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December 1, 2021 | Tightening Aspirations with Little Room for Follow-Through

Danielle Park

Portfolio Manager and President of Venable Park Investment Counsel (www.venablepark.com) Ms Park is a financial analyst, attorney, finance author and regular guest on North American media. She is also the author of the best-selling myth-busting book "Juggling Dynamite: An insider's wisdom on money management, markets and wealth that lasts," and a popular daily financial blog: www.jugglingdynamite.com

Fed Chair Powell says acceleration in monetary tightening may be warranted.

Perhaps it was part of his renomination agreement that he at least acknowledges the strain on households and small businesses as they seek to service high indebtedness while paying more for goods and services from less income and receding government support.

There’s a direct connection here, of course.  As shown on the left, courtesy of the Daily Shot, the countries that have inflated their M2 money supply the most since 2019 (x-axis below) have seen some of the highest consumer price inflation (y-axis).

For a few months in 2020, it looked like some of that gushing money supply was making its way into the economy as small and medium-sized companies tapped bank credit lines for emergency liquidity.  Then in Q2 of 2021, the global credit impulse (which measures the pace at which the flow of credit is growing to households and businesses) turned sharply negative as one-off support to the private sector stalled.  For their part, public companies bypassed bank lending standards by selling tons of debt at ultra-low yields to indiscriminate “TINA” buyers.

Since then, cash injections from central banks mostly just funnelled into asset markets, driving up the price of critical commodities and housing and counter-productively reducing future growth by inflating present consumption and debt well beyond any gain in incomes.

As shown below in my partner Cory Venable’s chart of the commodity index (CRB) since 2001, the price bounce off the March 2020 bottom was sharp, to be sure; but only back to the 2009 lows, before oil and gas began tumbling after other CRB constituents once more.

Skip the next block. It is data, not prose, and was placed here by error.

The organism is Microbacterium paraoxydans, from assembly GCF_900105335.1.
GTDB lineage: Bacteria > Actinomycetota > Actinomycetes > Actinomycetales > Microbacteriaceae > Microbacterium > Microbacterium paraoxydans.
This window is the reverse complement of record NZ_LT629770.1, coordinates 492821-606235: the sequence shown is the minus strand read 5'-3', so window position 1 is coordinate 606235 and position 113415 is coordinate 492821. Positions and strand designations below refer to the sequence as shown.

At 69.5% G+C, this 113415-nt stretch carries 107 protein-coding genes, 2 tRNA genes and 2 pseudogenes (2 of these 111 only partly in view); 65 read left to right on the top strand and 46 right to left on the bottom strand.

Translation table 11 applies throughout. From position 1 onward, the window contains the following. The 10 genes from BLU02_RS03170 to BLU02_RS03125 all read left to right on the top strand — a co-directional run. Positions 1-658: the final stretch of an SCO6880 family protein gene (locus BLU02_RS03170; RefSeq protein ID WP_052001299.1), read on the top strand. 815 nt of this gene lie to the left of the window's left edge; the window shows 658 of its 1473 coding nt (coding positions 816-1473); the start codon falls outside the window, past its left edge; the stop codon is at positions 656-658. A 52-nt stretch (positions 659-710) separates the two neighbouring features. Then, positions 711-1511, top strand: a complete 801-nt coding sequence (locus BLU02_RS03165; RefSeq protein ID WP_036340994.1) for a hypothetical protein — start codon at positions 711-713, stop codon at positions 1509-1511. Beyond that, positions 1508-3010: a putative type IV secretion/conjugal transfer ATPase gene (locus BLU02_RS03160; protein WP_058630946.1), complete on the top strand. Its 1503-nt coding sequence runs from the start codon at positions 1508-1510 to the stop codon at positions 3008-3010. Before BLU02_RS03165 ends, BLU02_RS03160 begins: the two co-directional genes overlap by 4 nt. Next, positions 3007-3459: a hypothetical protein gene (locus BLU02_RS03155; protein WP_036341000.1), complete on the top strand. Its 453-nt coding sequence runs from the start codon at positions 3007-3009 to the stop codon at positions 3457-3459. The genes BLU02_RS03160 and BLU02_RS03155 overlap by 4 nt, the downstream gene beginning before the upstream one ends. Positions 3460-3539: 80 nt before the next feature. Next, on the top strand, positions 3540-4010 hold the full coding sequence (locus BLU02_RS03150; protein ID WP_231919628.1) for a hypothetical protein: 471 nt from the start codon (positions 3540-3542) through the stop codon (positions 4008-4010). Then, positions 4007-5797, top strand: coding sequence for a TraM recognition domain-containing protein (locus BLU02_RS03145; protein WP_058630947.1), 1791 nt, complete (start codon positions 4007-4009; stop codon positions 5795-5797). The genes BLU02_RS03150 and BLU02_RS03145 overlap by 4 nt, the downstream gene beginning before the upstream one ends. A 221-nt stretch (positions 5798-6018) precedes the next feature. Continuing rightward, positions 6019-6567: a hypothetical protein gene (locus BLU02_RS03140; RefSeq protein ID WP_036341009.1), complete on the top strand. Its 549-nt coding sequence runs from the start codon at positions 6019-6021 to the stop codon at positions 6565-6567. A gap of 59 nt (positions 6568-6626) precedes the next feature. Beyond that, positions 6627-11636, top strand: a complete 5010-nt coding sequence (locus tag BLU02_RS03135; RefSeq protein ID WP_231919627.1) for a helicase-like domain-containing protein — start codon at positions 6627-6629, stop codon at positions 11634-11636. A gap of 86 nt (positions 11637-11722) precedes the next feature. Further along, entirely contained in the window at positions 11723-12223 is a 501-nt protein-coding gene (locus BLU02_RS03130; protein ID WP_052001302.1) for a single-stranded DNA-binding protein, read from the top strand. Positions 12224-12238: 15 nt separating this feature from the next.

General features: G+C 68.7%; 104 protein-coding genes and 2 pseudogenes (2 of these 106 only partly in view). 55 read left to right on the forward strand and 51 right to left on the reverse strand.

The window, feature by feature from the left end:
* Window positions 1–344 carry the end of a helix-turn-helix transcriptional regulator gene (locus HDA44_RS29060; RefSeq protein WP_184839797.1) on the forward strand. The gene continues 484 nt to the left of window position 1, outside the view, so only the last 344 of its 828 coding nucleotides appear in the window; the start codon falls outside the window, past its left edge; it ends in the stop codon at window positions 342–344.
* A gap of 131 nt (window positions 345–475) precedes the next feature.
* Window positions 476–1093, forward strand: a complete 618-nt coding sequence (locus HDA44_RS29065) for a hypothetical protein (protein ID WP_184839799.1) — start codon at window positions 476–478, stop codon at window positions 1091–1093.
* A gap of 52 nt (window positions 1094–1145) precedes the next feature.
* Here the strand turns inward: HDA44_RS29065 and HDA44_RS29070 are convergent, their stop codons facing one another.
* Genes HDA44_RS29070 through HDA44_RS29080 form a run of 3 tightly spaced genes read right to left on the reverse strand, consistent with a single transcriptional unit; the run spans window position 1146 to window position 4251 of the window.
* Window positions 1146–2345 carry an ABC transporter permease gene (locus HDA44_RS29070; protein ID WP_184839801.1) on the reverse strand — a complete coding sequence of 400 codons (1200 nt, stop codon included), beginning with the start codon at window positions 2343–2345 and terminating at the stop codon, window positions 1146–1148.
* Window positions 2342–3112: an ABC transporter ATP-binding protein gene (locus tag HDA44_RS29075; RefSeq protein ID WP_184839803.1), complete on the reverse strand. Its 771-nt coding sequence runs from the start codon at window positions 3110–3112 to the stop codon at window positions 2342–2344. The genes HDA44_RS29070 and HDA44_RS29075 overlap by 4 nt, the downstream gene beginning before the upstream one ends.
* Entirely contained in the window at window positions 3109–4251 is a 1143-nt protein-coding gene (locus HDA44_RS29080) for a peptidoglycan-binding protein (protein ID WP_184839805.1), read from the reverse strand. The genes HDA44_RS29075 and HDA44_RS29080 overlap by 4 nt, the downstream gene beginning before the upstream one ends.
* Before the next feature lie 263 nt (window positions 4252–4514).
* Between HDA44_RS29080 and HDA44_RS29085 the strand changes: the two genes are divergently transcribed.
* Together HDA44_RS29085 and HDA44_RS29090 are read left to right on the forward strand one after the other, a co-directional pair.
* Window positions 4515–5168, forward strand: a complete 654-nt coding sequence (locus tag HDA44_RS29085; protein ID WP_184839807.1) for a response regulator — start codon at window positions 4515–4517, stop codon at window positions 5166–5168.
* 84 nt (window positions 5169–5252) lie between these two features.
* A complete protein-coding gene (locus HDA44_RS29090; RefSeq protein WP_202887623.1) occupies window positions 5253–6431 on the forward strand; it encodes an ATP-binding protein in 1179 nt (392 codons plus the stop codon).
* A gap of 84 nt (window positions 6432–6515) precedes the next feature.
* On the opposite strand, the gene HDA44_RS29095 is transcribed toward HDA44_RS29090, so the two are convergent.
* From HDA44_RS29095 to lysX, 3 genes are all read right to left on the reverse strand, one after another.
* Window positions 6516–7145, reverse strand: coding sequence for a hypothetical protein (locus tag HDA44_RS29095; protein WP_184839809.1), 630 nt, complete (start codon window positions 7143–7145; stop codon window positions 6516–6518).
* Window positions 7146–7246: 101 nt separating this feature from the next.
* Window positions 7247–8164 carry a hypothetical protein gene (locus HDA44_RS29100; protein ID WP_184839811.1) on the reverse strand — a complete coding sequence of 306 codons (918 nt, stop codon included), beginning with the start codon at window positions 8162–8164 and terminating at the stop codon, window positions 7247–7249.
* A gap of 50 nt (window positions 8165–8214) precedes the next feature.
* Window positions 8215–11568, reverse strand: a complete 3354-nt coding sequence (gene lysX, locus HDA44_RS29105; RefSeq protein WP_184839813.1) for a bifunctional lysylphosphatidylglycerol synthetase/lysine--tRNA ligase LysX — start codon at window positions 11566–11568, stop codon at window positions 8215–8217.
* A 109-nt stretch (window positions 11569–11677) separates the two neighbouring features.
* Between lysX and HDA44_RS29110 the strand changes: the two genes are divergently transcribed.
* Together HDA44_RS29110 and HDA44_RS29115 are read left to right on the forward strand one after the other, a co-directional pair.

For its part, the US dollar index (DXY) didn’t buy Powell’s accelerated tapper talk. Rising since May, the DXY did touch a 52-week high on November 24 but yawned in ongoing consolidation on Powell’s testimony. If currency markets believed the Fed was serious about accelerated tightening, the greenback would have picked up its pace of accent.

In reality, the stronger dollar is already working at cross-purposes to the Fed’s inflation aspiration. The rising dollar brings lower commodity prices (92% priced in USD) and higher debt service costs for a world that owes more U$ debt today than ever before.

Regardless of new COVID variants, the global economy was already slowing into 2022 on pent-down demand, lower private sector incomes, and governments retreating from earlier deficit spending programs.

Presently, the US Fed is expected to end its bond-buying in the first half of 2022 and then hike rates twice by year-end, while the Bank of Canada is expected to hike its policy rate five times.  Sure thing.  They will try hiking into a downturn until deflating asset markets give cause for pause once more.  And then a return to more asset buying.  We are following Japan’s policy playbook, after all.  But lest anyone forget, decades of near-zero rates and asset-buying have not stopped Japan’s asset prices from deflating over the last 30+ years.

Monetary policy should have been normalized years ago.  Central banks should not have cut rates below 2%; they should not have spent trillions buying financial assets–we should never have allowed them such unaccountable power. But now we are here, and our fragile financial markets and economy face the payback period.

Some risk always materializes to topple unsustainable systems; this is not about a virus. Prudent management plans for problems and builds up buffers in advance.

Individuals should understand where they are and what they can do to protect themselves.

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December 1st, 2021

Posted In: Juggling Dynamite

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